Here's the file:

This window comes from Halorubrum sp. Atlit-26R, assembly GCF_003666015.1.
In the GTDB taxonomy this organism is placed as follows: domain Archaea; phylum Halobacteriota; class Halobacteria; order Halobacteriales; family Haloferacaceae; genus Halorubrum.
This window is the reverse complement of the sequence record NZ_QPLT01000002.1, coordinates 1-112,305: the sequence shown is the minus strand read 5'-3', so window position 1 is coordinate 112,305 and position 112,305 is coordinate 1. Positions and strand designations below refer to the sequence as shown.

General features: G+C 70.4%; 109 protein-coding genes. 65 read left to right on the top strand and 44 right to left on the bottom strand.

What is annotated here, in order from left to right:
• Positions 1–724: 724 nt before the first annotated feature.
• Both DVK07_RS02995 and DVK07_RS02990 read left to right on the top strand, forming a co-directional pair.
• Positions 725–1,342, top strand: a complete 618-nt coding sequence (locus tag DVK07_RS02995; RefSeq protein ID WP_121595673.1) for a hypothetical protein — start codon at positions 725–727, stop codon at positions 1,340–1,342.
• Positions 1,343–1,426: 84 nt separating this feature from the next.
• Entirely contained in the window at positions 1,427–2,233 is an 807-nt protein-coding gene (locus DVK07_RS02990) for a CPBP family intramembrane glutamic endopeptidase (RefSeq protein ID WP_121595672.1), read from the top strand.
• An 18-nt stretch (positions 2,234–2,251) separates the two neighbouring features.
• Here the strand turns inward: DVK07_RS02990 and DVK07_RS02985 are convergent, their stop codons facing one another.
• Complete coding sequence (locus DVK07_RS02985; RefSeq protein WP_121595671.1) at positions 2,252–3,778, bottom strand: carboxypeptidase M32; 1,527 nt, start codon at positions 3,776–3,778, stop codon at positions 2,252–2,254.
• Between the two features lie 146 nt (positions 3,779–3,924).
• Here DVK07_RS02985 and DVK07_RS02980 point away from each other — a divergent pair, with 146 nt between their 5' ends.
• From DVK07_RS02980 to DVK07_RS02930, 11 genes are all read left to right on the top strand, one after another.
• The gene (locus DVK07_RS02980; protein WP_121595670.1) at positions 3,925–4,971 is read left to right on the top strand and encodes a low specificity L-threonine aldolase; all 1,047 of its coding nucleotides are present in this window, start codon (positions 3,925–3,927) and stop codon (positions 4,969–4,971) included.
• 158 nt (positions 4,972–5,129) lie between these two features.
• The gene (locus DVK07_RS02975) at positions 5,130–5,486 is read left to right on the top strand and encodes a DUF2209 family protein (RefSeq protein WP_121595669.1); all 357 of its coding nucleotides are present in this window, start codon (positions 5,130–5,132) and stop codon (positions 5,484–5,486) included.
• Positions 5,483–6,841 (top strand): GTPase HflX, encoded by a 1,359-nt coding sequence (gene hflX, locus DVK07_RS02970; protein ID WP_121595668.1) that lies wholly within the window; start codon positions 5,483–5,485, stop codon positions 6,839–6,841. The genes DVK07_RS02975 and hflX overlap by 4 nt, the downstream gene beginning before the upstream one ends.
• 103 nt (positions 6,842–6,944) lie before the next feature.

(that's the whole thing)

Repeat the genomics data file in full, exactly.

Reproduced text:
This window comes from Halorubrum sp. Atlit-26R, assembly GCF_003666015.1.
In the GTDB taxonomy this organism is placed as follows: domain Archaea; phylum Halobacteriota; class Halobacteria; order Halobacteriales; family Haloferacaceae; genus Halorubrum.
This window is the reverse complement of the sequence record NZ_QPLT01000002.1, coordinates 1-112,305: the sequence shown is the minus strand read 5'-3', so window position 1 is coordinate 112,305 and position 112,305 is coordinate 1. Positions and strand designations below refer to the sequence as shown.

General features: G+C 70.4%; 109 protein-coding genes. 65 read left to right on the top strand and 44 right to left on the bottom strand.

What is annotated here, in order from left to right:
• Positions 1–724: 724 nt before the first annotated feature.
• Both DVK07_RS02995 and DVK07_RS02990 read left to right on the top strand, forming a co-directional pair.
• Positions 725–1,342, top strand: a complete 618-nt coding sequence (locus tag DVK07_RS02995; RefSeq protein ID WP_121595673.1) for a hypothetical protein — start codon at positions 725–727, stop codon at positions 1,340–1,342.
• Positions 1,343–1,426: 84 nt separating this feature from the next.
• Entirely contained in the window at positions 1,427–2,233 is an 807-nt protein-coding gene (locus DVK07_RS02990) for a CPBP family intramembrane glutamic endopeptidase (RefSeq protein ID WP_121595672.1), read from the top strand.
• An 18-nt stretch (positions 2,234–2,251) separates the two neighbouring features.
• Here the strand turns inward: DVK07_RS02990 and DVK07_RS02985 are convergent, their stop codons facing one another.
• Complete coding sequence (locus DVK07_RS02985; RefSeq protein WP_121595671.1) at positions 2,252–3,778, bottom strand: carboxypeptidase M32; 1,527 nt, start codon at positions 3,776–3,778, stop codon at positions 2,252–2,254.
• Between the two features lie 146 nt (positions 3,779–3,924).
• Here DVK07_RS02985 and DVK07_RS02980 point away from each other — a divergent pair, with 146 nt between their 5' ends.
• From DVK07_RS02980 to DVK07_RS02930, 11 genes are all read left to right on the top strand, one after another.
• The gene (locus DVK07_RS02980; protein WP_121595670.1) at positions 3,925–4,971 is read left to right on the top strand and encodes a low specificity L-threonine aldolase; all 1,047 of its coding nucleotides are present in this window, start codon (positions 3,925–3,927) and stop codon (positions 4,969–4,971) included.
• 158 nt (positions 4,972–5,129) lie between these two features.
• The gene (locus DVK07_RS02975) at positions 5,130–5,486 is read left to right on the top strand and encodes a DUF2209 family protein (RefSeq protein WP_121595669.1); all 357 of its coding nucleotides are present in this window, start codon (positions 5,130–5,132) and stop codon (positions 5,484–5,486) included.
• Positions 5,483–6,841 (top strand): GTPase HflX, encoded by a 1,359-nt coding sequence (gene hflX, locus DVK07_RS02970; protein ID WP_121595668.1) that lies wholly within the window; start codon positions 5,483–5,485, stop codon positions 6,839–6,841. The genes DVK07_RS02975 and hflX overlap by 4 nt, the downstream gene beginning before the upstream one ends.
• 103 nt (positions 6,842–6,944) lie before the next feature.